U.S. oil prices fell on Thursday, snapping a three-day rally after notching another 2016 high, as a strong dollar sparked profit-taking in crude futures by investors.
Continuous threats by militants against Nigeria's oil industry and fear of more security incidents that could hit supplies worldwide, however, limited losses in crude.
Brent crude oil futures traded 62 cents, or 1.2 percent, lower at $51.88 a barrel, after setting a 2016 high of $52.86 a barrel earlier in the session.
U.S. crude settled 67 cents lower, or 1.3 percent, at $50.56 a barrel after also hitting a new 2016 high at $51.67.
Profit-taking emerged in crude as the dollar index rose half a percent, its most in three weeks, from jittery global financial markets that sent investors toward safe haven currencies. A stronger dollar makes greenback-denominated oil less attractive to holders of the euro and other currencies.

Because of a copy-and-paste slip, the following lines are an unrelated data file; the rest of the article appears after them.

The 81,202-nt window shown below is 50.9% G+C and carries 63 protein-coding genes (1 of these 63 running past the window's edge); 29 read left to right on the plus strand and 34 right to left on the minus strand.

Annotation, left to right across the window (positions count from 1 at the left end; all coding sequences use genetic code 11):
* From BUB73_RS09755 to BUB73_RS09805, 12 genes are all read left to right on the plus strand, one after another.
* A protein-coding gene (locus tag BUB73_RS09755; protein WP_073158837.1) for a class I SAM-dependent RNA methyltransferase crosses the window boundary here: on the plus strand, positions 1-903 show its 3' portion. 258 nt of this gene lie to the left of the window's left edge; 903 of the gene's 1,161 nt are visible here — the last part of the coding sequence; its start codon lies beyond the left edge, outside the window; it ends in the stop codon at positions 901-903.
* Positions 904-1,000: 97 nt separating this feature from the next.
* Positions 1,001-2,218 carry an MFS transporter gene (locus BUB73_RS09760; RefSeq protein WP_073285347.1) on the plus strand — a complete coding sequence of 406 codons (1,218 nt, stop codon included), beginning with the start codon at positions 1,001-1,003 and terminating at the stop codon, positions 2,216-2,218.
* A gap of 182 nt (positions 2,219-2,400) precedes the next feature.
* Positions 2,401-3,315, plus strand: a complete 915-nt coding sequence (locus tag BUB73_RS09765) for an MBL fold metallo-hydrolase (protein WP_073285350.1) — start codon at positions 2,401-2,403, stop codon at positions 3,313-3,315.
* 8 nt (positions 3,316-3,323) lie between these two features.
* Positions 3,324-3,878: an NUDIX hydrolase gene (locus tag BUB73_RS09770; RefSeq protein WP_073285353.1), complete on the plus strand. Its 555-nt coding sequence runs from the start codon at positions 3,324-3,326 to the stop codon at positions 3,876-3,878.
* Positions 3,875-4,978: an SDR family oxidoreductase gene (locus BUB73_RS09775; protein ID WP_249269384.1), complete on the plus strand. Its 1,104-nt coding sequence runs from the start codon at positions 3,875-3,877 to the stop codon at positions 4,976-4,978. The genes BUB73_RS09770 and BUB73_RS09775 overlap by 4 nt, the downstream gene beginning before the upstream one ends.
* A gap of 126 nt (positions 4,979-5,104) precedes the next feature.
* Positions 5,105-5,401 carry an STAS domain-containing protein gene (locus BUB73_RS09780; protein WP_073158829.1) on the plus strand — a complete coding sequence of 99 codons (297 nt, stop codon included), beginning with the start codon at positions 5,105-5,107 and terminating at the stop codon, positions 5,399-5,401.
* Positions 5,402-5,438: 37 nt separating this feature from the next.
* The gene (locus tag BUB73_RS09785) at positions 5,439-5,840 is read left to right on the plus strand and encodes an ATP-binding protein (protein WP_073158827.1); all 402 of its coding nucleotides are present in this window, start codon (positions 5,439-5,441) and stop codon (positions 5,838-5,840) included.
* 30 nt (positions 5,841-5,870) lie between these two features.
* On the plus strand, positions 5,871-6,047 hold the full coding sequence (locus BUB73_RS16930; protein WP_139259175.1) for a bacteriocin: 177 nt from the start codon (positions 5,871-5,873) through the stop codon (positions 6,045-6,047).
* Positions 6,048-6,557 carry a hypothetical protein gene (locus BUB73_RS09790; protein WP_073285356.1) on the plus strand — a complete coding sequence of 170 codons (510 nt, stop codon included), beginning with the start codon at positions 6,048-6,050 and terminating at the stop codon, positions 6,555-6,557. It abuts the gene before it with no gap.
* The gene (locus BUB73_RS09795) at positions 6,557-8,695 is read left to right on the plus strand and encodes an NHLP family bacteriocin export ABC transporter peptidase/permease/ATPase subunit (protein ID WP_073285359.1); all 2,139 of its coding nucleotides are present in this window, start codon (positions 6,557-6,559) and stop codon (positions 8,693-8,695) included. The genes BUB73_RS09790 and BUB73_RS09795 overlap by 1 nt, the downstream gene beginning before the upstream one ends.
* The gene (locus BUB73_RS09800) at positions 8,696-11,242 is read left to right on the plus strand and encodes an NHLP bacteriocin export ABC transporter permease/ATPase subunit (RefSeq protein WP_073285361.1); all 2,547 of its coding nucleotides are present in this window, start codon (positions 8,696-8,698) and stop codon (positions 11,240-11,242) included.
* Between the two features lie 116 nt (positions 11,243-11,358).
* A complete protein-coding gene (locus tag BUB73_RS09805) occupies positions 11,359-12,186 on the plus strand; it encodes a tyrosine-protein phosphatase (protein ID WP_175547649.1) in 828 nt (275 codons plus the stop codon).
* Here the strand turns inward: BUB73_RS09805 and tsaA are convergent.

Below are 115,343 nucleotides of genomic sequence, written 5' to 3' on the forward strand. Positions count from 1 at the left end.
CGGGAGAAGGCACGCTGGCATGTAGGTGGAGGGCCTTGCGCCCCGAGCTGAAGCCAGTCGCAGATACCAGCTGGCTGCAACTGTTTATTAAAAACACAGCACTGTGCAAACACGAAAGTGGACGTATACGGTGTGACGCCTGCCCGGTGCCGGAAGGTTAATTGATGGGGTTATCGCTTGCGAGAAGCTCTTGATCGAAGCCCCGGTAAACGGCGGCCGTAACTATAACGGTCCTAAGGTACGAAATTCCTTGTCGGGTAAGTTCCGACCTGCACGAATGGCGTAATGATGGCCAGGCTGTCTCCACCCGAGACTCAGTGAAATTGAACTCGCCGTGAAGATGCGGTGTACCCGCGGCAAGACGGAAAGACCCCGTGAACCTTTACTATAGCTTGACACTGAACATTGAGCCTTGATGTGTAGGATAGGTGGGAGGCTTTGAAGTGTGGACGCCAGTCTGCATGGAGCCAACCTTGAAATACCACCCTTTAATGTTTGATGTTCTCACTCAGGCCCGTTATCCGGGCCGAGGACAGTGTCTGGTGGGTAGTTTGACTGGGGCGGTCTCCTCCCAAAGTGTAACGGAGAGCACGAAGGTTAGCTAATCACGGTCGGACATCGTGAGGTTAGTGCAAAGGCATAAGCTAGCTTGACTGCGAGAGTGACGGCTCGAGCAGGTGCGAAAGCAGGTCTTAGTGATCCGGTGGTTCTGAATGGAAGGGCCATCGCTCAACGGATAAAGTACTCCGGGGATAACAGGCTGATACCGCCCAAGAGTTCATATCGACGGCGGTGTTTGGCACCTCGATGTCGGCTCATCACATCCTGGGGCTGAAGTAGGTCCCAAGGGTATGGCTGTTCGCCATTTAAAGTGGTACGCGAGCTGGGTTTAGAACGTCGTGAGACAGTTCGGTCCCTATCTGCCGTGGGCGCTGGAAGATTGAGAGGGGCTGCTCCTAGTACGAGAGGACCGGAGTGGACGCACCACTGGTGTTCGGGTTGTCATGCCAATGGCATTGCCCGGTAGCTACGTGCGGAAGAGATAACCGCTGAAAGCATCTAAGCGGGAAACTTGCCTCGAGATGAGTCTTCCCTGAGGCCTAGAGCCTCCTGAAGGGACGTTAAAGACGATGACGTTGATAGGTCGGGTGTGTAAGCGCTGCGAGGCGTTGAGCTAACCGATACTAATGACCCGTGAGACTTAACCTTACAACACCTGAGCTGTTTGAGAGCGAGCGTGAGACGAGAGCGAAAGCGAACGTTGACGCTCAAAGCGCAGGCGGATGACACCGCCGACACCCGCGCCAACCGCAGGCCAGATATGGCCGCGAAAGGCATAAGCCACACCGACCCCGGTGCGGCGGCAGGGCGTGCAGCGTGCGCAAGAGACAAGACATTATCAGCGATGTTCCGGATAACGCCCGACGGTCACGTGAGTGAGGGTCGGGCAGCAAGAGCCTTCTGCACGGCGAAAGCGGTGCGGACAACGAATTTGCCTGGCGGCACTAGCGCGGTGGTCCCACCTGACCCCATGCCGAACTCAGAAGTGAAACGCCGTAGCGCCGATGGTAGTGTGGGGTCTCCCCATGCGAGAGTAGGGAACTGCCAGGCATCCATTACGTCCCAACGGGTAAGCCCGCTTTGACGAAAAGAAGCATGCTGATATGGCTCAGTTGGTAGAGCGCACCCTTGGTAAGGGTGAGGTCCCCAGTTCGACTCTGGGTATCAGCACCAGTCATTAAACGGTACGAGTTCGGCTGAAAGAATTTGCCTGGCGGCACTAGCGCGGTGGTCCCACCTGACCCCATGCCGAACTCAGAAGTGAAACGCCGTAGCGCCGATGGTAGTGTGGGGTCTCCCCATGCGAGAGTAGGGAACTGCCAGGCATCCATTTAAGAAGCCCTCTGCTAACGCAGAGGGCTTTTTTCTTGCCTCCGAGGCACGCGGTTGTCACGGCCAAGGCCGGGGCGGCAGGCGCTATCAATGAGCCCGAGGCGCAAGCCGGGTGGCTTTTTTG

"So far this looks like a modest technical correction following three days of gains, rather than a major reversal," said Tim Evans, energy futures specialist at Citi Futures in New York.
But analysts also anticipate headwinds for oil in coming weeks as Canadian supplies return after last month's wildfires in Alberta's oil sands region and other oil imports grow as well to slow use in U.S. crude stockpiles.